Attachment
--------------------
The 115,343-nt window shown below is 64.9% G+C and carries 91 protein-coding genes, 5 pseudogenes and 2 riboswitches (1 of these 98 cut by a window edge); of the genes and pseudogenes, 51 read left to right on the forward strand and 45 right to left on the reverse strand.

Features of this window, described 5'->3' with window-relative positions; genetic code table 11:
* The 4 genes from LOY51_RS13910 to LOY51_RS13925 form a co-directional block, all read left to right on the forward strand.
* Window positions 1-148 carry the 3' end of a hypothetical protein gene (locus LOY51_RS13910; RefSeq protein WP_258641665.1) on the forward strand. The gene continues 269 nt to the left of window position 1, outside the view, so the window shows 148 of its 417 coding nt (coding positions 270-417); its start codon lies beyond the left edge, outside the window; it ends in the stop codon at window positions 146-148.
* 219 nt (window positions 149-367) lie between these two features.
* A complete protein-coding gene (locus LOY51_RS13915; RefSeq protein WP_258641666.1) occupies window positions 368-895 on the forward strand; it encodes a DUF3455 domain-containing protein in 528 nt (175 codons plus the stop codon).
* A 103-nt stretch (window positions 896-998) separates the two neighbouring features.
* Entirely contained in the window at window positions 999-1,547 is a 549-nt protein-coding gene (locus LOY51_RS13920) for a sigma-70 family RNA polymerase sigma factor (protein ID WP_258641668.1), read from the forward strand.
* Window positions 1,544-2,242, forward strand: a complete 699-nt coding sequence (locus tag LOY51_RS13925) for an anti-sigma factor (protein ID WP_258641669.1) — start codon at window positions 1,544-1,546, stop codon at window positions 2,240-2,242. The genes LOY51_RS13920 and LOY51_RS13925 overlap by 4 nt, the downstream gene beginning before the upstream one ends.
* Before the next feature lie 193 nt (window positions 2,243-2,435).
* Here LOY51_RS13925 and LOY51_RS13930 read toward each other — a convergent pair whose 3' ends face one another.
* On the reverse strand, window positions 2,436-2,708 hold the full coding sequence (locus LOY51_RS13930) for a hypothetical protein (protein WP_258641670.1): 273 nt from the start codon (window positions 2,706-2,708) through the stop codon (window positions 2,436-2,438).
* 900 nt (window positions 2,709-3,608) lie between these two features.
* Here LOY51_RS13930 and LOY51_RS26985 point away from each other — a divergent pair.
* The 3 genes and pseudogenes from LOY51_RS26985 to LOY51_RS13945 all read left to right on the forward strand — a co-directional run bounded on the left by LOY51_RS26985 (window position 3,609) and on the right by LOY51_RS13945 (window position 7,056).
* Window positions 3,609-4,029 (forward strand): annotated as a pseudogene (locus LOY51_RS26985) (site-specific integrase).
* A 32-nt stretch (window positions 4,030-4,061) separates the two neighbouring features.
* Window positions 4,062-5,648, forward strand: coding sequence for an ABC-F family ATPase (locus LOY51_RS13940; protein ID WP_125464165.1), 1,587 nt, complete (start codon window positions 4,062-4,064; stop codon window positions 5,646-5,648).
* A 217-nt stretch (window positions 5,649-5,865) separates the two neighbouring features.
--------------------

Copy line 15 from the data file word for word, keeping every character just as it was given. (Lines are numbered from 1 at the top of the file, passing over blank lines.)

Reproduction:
* The 3 genes and pseudogenes from LOY51_RS26985 to LOY51_RS13945 all read left to right on the forward strand — a co-directional run bounded on the left by LOY51_RS26985 (window position 3,609) and on the right by LOY51_RS13945 (window position 7,056).